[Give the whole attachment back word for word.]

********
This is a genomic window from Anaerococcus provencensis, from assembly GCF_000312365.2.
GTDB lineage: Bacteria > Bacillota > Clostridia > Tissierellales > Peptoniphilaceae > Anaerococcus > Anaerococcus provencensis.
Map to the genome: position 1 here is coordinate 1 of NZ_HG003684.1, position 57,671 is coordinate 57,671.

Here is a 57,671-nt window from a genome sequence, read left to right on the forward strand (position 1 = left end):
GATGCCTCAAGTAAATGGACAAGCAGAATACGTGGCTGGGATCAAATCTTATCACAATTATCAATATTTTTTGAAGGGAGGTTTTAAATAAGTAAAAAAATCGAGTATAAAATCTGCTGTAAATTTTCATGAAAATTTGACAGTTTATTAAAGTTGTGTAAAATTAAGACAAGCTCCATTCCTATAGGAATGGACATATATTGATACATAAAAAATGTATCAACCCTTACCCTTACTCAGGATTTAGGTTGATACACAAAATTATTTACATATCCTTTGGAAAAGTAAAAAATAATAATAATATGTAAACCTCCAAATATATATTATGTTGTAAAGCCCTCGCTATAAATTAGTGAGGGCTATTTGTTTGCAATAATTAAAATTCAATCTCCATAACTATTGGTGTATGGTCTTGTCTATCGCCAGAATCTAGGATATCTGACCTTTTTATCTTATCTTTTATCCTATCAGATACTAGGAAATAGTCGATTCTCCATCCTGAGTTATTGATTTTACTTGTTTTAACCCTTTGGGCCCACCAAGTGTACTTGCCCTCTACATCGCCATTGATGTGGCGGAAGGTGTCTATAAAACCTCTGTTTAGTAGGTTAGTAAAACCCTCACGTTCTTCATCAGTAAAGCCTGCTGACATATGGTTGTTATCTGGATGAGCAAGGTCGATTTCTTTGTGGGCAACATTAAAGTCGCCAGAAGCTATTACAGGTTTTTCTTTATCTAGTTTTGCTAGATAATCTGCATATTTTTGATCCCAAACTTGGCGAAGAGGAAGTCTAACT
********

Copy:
This is a genomic window from Anaerococcus provencensis, from assembly GCF_000312365.2.
GTDB lineage: Bacteria > Bacillota > Clostridia > Tissierellales > Peptoniphilaceae > Anaerococcus > Anaerococcus provencensis.
Map to the genome: position 1 here is coordinate 1 of NZ_HG003684.1, position 57,671 is coordinate 57,671.

Here is a 57,671-nt window from a genome sequence, read left to right on the forward strand (position 1 = left end):
GATGCCTCAAGTAAATGGACAAGCAGAATACGTGGCTGGGATCAAATCTTATCACAATTATCAATATTTTTTGAAGGGAGGTTTTAAATAAGTAAAAAAATCGAGTATAAAATCTGCTGTAAATTTTCATGAAAATTTGACAGTTTATTAAAGTTGTGTAAAATTAAGACAAGCTCCATTCCTATAGGAATGGACATATATTGATACATAAAAAATGTATCAACCCTTACCCTTACTCAGGATTTAGGTTGATACACAAAATTATTTACATATCCTTTGGAAAAGTAAAAAATAATAATAATATGTAAACCTCCAAATATATATTATGTTGTAAAGCCCTCGCTATAAATTAGTGAGGGCTATTTGTTTGCAATAATTAAAATTCAATCTCCATAACTATTGGTGTATGGTCTTGTCTATCGCCAGAATCTAGGATATCTGACCTTTTTATCTTATCTTTTATCCTATCAGATACTAGGAAATAGTCGATTCTCCATCCTGAGTTATTGATTTTACTTGTTTTAACCCTTTGGGCCCACCAAGTGTACTTGCCCTCTACATCGCCATTGATGTGGCGGAAGGTGTCTATAAAACCTCTGTTTAGTAGGTTAGTAAAACCCTCACGTTCTTCATCAGTAAAGCCTGCTGACATATGGTTGTTATCTGGATGAGCAAGGTCGATTTCTTTGTGGGCAACATTAAAGTCGCCAGAAGCTATTACAGGTTTTTCTTTATCTAGTTTTGCTAGATAATCTGCATATTTTTGATCCCAAACTTGGCGAAGAGGAAGTCTAACT